Weekly Commentary: 04 April 2022 – 10 April 2022
Muted returns reported by most of the major indices after a two-week rally. Growth stocks as loosely represented by the NASDAQ Composite (+0.66%) ended the week leading in front of the S&P 500 (+0.08%) and the DJIA (-0.12%). All the S&P 500 sectors saw mixed returns, with the defensives such as Real Estate (+3.21%), Utilities (+3.10%), and Consumer Staples (+1.94%) delivered the best performance. In the other hand, cyclicals such as Financials (-2.96%), Consumer Discretionary (-1.73%), and Industrials (-1.50%) relatively underperformed due to rate hikes and the resulting growth slowdown expectations. The Ukraine-Russia diplomatic talks in the past week had no real breakthroughs that could signify the end of the conflict as well. Closer to home, the STI (+0.16%) was edged out by the Hang Seng (+2.97%).
The Consumer Price Index published monthly by the U.S. Bureau of Labor Statistics (BLS) had indicated that the U.S. inflation rate by the end of February had increased by 0.9% MoM to reach 7.9%. This is the highest we have seen since 1982’s 8.4% and is expected to remain in the high range due to the high energy prices. Strong consumer demand, shortages of supplies such as semiconductors, and supply-chain constraints caused by the sporadic pandemic outbreaks had also elevated inflation for the past year. The high inflation has been the main driver for an increase in interest rate, which was suppressed to stimulate economic growth during the pandemic. Three weeks ago, the U.S. Federal Reserve raised its benchmark interest rate by 0.25 percentage points, ending the near-zero rates of the pandemic era and starting a hiking cycle set to last well into 2023. The size and scope of future hikes remain unclear however. The possible hawkish stance from the Fed in the next rate hike means slower economic growth and present the possibility of a recession if the rate is increased too far.
The yield-curve had inverted for the first time since 2019 as the 10Y-2Y US Treasury yield fell to -0.20%. The U.S. 2-year Treasury yields had increased by 13 bp to reach 2.46% while the 10-year decreased by 12 bp to 2.38%%. An inverted yield-curve usually serves as a warning signal for an economic downturn and had preceded most of the stock market crashes in the past. Overall stock market sentiment is improving but remained volatile as the global High Yield (HY) – Investment Grade (IG) spread further contracted by 16 bp to 2.04% while the CBOE Volatility Index (VIX) fell by 118 bp to 19.63%.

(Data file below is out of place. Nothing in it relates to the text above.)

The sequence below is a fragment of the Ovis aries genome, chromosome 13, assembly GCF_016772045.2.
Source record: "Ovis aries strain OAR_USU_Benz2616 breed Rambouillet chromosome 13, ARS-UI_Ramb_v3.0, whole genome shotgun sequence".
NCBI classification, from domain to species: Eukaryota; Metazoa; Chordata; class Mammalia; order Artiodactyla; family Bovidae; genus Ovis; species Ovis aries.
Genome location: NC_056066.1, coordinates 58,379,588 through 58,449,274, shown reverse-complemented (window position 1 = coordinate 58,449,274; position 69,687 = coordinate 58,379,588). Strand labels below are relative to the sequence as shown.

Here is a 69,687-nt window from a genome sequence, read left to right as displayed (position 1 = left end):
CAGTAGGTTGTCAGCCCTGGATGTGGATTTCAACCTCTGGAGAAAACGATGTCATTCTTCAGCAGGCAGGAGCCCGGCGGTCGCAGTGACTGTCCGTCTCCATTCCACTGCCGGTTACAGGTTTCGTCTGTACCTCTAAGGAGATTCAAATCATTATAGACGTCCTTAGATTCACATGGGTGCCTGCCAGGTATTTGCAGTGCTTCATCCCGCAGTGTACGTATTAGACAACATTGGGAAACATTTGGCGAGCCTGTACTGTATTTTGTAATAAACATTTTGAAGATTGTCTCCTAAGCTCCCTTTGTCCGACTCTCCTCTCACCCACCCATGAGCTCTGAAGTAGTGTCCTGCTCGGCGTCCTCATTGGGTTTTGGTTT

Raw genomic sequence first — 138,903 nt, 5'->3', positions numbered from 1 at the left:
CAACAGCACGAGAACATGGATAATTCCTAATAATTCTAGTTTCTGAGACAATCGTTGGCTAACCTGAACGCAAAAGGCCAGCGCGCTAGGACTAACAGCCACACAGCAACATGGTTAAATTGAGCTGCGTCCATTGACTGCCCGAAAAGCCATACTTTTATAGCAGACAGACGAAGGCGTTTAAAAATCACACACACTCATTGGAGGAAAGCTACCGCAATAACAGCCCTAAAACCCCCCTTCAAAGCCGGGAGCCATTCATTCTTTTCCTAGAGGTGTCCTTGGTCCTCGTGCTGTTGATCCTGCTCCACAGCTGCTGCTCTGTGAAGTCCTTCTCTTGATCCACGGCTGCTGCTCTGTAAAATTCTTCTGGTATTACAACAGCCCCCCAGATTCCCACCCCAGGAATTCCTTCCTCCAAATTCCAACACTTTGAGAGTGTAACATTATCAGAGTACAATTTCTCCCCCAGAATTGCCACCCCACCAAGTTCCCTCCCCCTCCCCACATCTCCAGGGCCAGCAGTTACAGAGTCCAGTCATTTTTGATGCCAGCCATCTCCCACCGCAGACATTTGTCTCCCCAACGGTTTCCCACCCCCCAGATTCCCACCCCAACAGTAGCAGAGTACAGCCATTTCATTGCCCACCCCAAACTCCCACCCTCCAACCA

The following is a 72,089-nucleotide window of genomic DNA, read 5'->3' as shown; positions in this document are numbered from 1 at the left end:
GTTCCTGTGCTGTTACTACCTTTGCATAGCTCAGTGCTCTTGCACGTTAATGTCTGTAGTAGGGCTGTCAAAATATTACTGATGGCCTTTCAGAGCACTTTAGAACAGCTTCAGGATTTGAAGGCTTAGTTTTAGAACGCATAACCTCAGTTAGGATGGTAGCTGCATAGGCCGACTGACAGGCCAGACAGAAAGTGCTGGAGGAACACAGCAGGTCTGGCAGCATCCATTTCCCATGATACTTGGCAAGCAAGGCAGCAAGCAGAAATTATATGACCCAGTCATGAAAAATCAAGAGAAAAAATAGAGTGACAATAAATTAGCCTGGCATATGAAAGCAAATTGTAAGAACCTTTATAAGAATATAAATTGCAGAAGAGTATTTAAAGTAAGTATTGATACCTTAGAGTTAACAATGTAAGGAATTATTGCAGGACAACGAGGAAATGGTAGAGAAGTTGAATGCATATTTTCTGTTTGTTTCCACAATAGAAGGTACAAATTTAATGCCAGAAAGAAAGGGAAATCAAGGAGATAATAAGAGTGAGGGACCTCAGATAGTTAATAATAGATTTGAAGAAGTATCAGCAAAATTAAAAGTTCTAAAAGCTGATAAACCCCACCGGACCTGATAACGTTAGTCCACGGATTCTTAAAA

As can be seen below, weekly performance from the global REIT markets were mostly positive with exception of the Hong Kong market. The overall 12-month yield spreads are also mostly positive and favorable towards REIT’s forward total return. Back at home, the iEdge S-REIT Index (+0.88%) and all of the S-REIT sectors mostly reported positive returns overall. The two S-REIT sectors that had performed the best were Healthcare (+3.05%) and Diversified (+1.03%). The lagging sectors in the other hand, were Hospitality (-0.17%) and Office (+0.57%). The 7-day moving average of total COVID-19 cases further fell to around six thousand cases, from nine thousand the previous week. The new changes in COVID-10 rules in Singapore that eased off most of the current restrictions and allowed all fully vaccinated travellers to enter Singapore unrestricted had saw their implementation last week. The Singapore government had also stated that it will not tighten pandemic measures even if the number of Covid-19 cases starts to rise again in the near future. Overall, these are positive developments towards a full reopening, but the situation is to be observed closely still as a lot can go wrong quickly with high transmissibility of the virus.
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